London W1. Camden. London Property Area Guide.
Its heart may have been mercilessly torn out but there’s plenty of life flowing through its veins
Nestled between Bloomsbury and Marylebone, Fitzrovia has neither the polish nor openness of its neighbours but it certainly does have something! On my daily walk through the area I was trying to pin down why I love the area so much. In truth the area can be a little grimy (especially at 8am, before the street cleaners give it a scrub). Grease stains the pavements of Charlotte Street and parts of Goodge Street, many of the buildings need a lick of paint and it borders the “bad” end of Oxford Street and Hi-tech centre of Tottenham Court Road, but it’s oh so much fun!
The Home of Londons ‘Mad-Men’
As a child and teenager growing up nearby, in the golden age of Advertising, I viewed Fitzrovia as the Ad Man’s paradise. As well as Saatchi’s offices which are still located at 80 Charlotte Street, other big names that dominated the industry; TBWA, Fallon, Grey and McCann-Erikcson (now moved) made Fitzrovia their home. Somehow I felt this gave the area a special licence for sophisticated fun, creativity and people watching/eavesdropping. After the ad men, came the overspill from Soho; post producation companies, design and architectural agencies which scatted the district but never in such concentration as Soho or Clerkenwell.
Entertain on Charlotte Street
Fitzrovia is a destination in it’s own right particularly for dining and socialising. There’s nothing like the atmosphere of Charlotte Street on a sunny summer weekday evening. Carefree groups spill from the pubs and al-fresco dining is taken seriously. It has its fair share of uber trendy bars and hot new restaurants as well as more casual and popular establishments. Particularly prolifant are Tapas restaurants; Fino and Navarros have been around for many years and have more recently been joined by super popular Salt Yard and Barrica (the most authentic Spanish food in London, says our friend Juan) – there’s almost something of a little Espana revolution in the area! As well as sparkling and new there are also cafes, eateries and shops that have been around for decades and I hope continue to stay.
Local people, myself included, felt that in 2006, part of the geographic, historical and beauty at the heart of Fitzrovia was ripped from its core. The Middlesex Hospital stood at the centre of the area since 1757 and despite being rebuilt in 1927 in architectural flavour many adored, the hospital closed in 2005 and was sold to the developer Candy & Candy who demolished the building to make way for a housing and retail development called NoHo Square (rebranding London’s areas to mimick New Yorks trendy neighbourhoods is the cheapest Estate Agent/ Property Developer trick in the book).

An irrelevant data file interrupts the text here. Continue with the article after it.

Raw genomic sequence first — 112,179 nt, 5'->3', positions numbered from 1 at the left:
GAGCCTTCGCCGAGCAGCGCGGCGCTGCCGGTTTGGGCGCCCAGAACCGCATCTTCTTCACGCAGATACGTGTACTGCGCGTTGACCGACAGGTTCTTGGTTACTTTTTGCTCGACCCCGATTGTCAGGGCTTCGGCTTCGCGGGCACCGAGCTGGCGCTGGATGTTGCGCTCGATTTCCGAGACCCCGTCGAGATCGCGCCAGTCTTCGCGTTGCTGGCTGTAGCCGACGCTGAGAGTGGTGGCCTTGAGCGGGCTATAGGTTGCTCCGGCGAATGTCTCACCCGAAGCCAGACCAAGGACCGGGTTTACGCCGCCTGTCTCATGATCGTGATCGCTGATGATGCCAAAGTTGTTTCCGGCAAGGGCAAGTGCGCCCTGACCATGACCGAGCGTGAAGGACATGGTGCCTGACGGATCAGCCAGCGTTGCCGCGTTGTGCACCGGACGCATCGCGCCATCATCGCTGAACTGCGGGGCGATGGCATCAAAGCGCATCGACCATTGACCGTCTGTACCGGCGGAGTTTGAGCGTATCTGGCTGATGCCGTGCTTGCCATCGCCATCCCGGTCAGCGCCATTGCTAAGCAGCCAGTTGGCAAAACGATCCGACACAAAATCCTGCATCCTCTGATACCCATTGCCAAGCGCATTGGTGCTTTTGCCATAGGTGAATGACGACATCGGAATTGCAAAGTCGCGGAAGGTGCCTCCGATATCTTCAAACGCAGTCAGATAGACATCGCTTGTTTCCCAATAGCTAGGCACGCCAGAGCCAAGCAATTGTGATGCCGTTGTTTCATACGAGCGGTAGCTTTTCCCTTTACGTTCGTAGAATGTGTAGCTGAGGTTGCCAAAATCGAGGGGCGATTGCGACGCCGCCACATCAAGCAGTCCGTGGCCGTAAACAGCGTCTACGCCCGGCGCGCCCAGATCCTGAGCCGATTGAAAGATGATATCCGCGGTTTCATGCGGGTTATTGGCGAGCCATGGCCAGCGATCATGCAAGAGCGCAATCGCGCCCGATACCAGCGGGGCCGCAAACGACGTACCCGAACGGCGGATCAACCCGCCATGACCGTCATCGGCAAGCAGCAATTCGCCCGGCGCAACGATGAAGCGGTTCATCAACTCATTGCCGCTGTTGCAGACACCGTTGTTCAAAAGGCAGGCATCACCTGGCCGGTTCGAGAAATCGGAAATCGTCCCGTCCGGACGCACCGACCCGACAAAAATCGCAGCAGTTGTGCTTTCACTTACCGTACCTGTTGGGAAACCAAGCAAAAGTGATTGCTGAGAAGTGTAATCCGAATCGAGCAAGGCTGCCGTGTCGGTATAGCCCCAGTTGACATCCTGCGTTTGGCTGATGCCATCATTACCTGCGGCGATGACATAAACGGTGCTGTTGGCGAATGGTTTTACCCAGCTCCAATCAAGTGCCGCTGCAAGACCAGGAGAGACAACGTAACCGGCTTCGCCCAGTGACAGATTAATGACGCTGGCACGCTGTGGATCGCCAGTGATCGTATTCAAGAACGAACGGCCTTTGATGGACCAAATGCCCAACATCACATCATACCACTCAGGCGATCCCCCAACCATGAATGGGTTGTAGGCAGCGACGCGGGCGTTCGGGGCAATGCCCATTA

Extremely unpopular with local people, the scheme failed during the 2008 credit crunch and since then Fitzrovia has been left with a gigantic hole, only now being developed again to produce unoriginal glass and steel apartments and retail. Why oh why the original plans couldn’t have included renovation of the beautiful original building know one knows.
Fitzroy Place is the scheme now being developed on the Middlesex Hospital site. A huge development of almost 250 apartments, prices are averaging £1,850 a square foot – a huge premium for the area and even expensive versus established neighbour Marylebone. Foreign investors and large rental landlords buying in bulk are the majority of demand.
Saatchi & Saatchi’s office space at 80 Charlotte Street is also signalled for redvelopment into a mixed use office and retail destination. The government has recently relaxed laws on converting office space into residential and Fitzrovia, with smaller office blocks than most London neighbourhoods is prime for more devlopment. In 5 years this area could feel very NewYork SoHo / TriBeCa, with commercial buildings morphed into large loft apartments and period features.
West End Fringe
Although centrally located on the fringe of the West End and often seen to be home to the very wealthy and famous it is in fact a mixed area with a variety of housing from the very affluent to social housing. The architectural jewel in Fitzrovia’s crown is Fitzroy Square, located to the north of the district, much of it was designed by Robert Adams.
Telecom Tower, in Cleveland Street, dominates the area to the West of Fitzrovia, which is more unkempt and commercial than the East side bordering Great Portland Street. Fitrovia’s lack of a single large Landlord (unlike most of central London) has left a mish-mash of zones, poor street planning and a lack of collaboration to lift the area. Consequently photographers love the scrappy dimly lit alleys and untouched streets and it’s becoming somewhat of a film location manager’s dream!
New York, New York